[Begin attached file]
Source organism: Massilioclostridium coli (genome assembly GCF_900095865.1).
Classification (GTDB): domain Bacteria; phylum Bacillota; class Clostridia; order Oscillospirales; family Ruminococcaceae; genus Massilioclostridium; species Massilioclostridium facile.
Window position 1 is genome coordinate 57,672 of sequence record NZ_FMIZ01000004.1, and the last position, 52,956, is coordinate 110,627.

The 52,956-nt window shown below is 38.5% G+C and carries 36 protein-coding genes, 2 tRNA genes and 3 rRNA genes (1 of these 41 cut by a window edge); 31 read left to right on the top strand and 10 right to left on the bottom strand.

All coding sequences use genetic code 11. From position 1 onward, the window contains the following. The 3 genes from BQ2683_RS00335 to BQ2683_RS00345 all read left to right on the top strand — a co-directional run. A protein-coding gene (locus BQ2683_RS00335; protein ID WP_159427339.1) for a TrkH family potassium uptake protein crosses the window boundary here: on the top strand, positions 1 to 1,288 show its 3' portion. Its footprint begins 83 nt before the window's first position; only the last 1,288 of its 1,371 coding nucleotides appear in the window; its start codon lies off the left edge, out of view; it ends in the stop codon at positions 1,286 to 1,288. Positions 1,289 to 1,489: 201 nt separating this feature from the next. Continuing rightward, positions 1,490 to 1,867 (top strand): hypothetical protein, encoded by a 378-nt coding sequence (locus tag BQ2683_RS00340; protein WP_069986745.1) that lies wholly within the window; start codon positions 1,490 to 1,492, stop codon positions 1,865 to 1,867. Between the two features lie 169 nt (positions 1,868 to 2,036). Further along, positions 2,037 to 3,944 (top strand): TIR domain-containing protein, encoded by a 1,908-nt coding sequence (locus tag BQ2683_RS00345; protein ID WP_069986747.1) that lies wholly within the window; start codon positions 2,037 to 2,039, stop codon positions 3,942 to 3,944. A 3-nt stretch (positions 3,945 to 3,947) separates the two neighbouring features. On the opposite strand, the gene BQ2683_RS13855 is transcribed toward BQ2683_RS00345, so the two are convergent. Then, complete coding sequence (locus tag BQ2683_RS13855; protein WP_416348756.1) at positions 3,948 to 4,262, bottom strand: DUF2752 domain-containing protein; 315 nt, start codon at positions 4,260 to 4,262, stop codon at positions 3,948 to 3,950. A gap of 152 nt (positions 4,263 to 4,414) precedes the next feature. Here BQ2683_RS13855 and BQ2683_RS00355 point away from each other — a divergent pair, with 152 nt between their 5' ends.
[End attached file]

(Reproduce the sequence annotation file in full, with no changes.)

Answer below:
Source organism: Massilioclostridium coli (genome assembly GCF_900095865.1).
Classification (GTDB): domain Bacteria; phylum Bacillota; class Clostridia; order Oscillospirales; family Ruminococcaceae; genus Massilioclostridium; species Massilioclostridium facile.
Window position 1 is genome coordinate 57,672 of sequence record NZ_FMIZ01000004.1, and the last position, 52,956, is coordinate 110,627.

The 52,956-nt window shown below is 38.5% G+C and carries 36 protein-coding genes, 2 tRNA genes and 3 rRNA genes (1 of these 41 cut by a window edge); 31 read left to right on the top strand and 10 right to left on the bottom strand.

All coding sequences use genetic code 11. From position 1 onward, the window contains the following. The 3 genes from BQ2683_RS00335 to BQ2683_RS00345 all read left to right on the top strand — a co-directional run. A protein-coding gene (locus BQ2683_RS00335; protein ID WP_159427339.1) for a TrkH family potassium uptake protein crosses the window boundary here: on the top strand, positions 1 to 1,288 show its 3' portion. Its footprint begins 83 nt before the window's first position; only the last 1,288 of its 1,371 coding nucleotides appear in the window; its start codon lies off the left edge, out of view; it ends in the stop codon at positions 1,286 to 1,288. Positions 1,289 to 1,489: 201 nt separating this feature from the next. Continuing rightward, positions 1,490 to 1,867 (top strand): hypothetical protein, encoded by a 378-nt coding sequence (locus tag BQ2683_RS00340; protein WP_069986745.1) that lies wholly within the window; start codon positions 1,490 to 1,492, stop codon positions 1,865 to 1,867. Between the two features lie 169 nt (positions 1,868 to 2,036). Further along, positions 2,037 to 3,944 (top strand): TIR domain-containing protein, encoded by a 1,908-nt coding sequence (locus tag BQ2683_RS00345; protein ID WP_069986747.1) that lies wholly within the window; start codon positions 2,037 to 2,039, stop codon positions 3,942 to 3,944. A 3-nt stretch (positions 3,945 to 3,947) separates the two neighbouring features. On the opposite strand, the gene BQ2683_RS13855 is transcribed toward BQ2683_RS00345, so the two are convergent. Then, complete coding sequence (locus tag BQ2683_RS13855; protein WP_416348756.1) at positions 3,948 to 4,262, bottom strand: DUF2752 domain-containing protein; 315 nt, start codon at positions 4,260 to 4,262, stop codon at positions 3,948 to 3,950. A gap of 152 nt (positions 4,263 to 4,414) precedes the next feature. Here BQ2683_RS13855 and BQ2683_RS00355 point away from each other — a divergent pair, with 152 nt between their 5' ends.